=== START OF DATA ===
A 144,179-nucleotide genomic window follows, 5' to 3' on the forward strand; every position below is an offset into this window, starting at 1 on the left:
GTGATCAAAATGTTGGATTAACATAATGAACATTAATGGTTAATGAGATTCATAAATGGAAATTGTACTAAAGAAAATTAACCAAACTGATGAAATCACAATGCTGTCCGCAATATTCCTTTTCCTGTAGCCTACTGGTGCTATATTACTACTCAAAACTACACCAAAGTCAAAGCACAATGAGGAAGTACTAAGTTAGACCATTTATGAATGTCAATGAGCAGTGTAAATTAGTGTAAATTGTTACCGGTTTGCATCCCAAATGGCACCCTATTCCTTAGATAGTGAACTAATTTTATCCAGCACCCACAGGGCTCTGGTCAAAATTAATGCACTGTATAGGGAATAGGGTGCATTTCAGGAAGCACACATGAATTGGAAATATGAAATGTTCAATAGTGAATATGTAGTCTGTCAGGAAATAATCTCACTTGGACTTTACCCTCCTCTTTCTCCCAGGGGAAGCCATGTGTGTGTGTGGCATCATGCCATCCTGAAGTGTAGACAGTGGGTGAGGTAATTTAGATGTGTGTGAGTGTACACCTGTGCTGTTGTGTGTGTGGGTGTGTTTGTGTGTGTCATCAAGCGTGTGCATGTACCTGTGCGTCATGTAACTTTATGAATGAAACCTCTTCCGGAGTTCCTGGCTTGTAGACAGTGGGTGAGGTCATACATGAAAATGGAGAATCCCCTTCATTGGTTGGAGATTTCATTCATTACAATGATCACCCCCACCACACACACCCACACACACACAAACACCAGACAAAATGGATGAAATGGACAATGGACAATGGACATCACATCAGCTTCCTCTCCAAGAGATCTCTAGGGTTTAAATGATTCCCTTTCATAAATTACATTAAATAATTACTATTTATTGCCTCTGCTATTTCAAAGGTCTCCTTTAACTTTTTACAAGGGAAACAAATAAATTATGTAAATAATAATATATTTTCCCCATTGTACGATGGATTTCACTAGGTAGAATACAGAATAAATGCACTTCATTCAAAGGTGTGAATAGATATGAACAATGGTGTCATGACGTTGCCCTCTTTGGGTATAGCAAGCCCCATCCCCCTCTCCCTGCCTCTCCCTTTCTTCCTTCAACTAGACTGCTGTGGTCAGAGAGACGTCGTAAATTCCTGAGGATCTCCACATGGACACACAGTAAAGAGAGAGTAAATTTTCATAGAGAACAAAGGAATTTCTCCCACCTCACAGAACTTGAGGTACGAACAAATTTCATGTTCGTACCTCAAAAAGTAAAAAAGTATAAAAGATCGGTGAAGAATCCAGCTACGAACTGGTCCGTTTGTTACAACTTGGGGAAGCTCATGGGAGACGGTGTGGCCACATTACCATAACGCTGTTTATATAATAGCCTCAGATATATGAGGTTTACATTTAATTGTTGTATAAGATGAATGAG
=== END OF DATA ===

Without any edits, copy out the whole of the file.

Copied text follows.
A 144,179-nucleotide genomic window follows, 5' to 3' on the forward strand; every position below is an offset into this window, starting at 1 on the left:
GTGATCAAAATGTTGGATTAACATAATGAACATTAATGGTTAATGAGATTCATAAATGGAAATTGTACTAAAGAAAATTAACCAAACTGATGAAATCACAATGCTGTCCGCAATATTCCTTTTCCTGTAGCCTACTGGTGCTATATTACTACTCAAAACTACACCAAAGTCAAAGCACAATGAGGAAGTACTAAGTTAGACCATTTATGAATGTCAATGAGCAGTGTAAATTAGTGTAAATTGTTACCGGTTTGCATCCCAAATGGCACCCTATTCCTTAGATAGTGAACTAATTTTATCCAGCACCCACAGGGCTCTGGTCAAAATTAATGCACTGTATAGGGAATAGGGTGCATTTCAGGAAGCACACATGAATTGGAAATATGAAATGTTCAATAGTGAATATGTAGTCTGTCAGGAAATAATCTCACTTGGACTTTACCCTCCTCTTTCTCCCAGGGGAAGCCATGTGTGTGTGTGGCATCATGCCATCCTGAAGTGTAGACAGTGGGTGAGGTAATTTAGATGTGTGTGAGTGTACACCTGTGCTGTTGTGTGTGTGGGTGTGTTTGTGTGTGTCATCAAGCGTGTGCATGTACCTGTGCGTCATGTAACTTTATGAATGAAACCTCTTCCGGAGTTCCTGGCTTGTAGACAGTGGGTGAGGTCATACATGAAAATGGAGAATCCCCTTCATTGGTTGGAGATTTCATTCATTACAATGATCACCCCCACCACACACACCCACACACACACAAACACCAGACAAAATGGATGAAATGGACAATGGACAATGGACATCACATCAGCTTCCTCTCCAAGAGATCTCTAGGGTTTAAATGATTCCCTTTCATAAATTACATTAAATAATTACTATTTATTGCCTCTGCTATTTCAAAGGTCTCCTTTAACTTTTTACAAGGGAAACAAATAAATTATGTAAATAATAATATATTTTCCCCATTGTACGATGGATTTCACTAGGTAGAATACAGAATAAATGCACTTCATTCAAAGGTGTGAATAGATATGAACAATGGTGTCATGACGTTGCCCTCTTTGGGTATAGCAAGCCCCATCCCCCTCTCCCTGCCTCTCCCTTTCTTCCTTCAACTAGACTGCTGTGGTCAGAGAGACGTCGTAAATTCCTGAGGATCTCCACATGGACACACAGTAAAGAGAGAGTAAATTTTCATAGAGAACAAAGGAATTTCTCCCACCTCACAGAACTTGAGGTACGAACAAATTTCATGTTCGTACCTCAAAAAGTAAAAAAGTATAAAAGATCGGTGAAGAATCCAGCTACGAACTGGTCCGTTTGTTACAACTTGGGGAAGCTCATGGGAGACGGTGTGGCCACATTACCATAACGCTGTTTATATAATAGCCTCAGATATATGAGGTTTACATTTAATTGTTGTATAAGATGAATGAG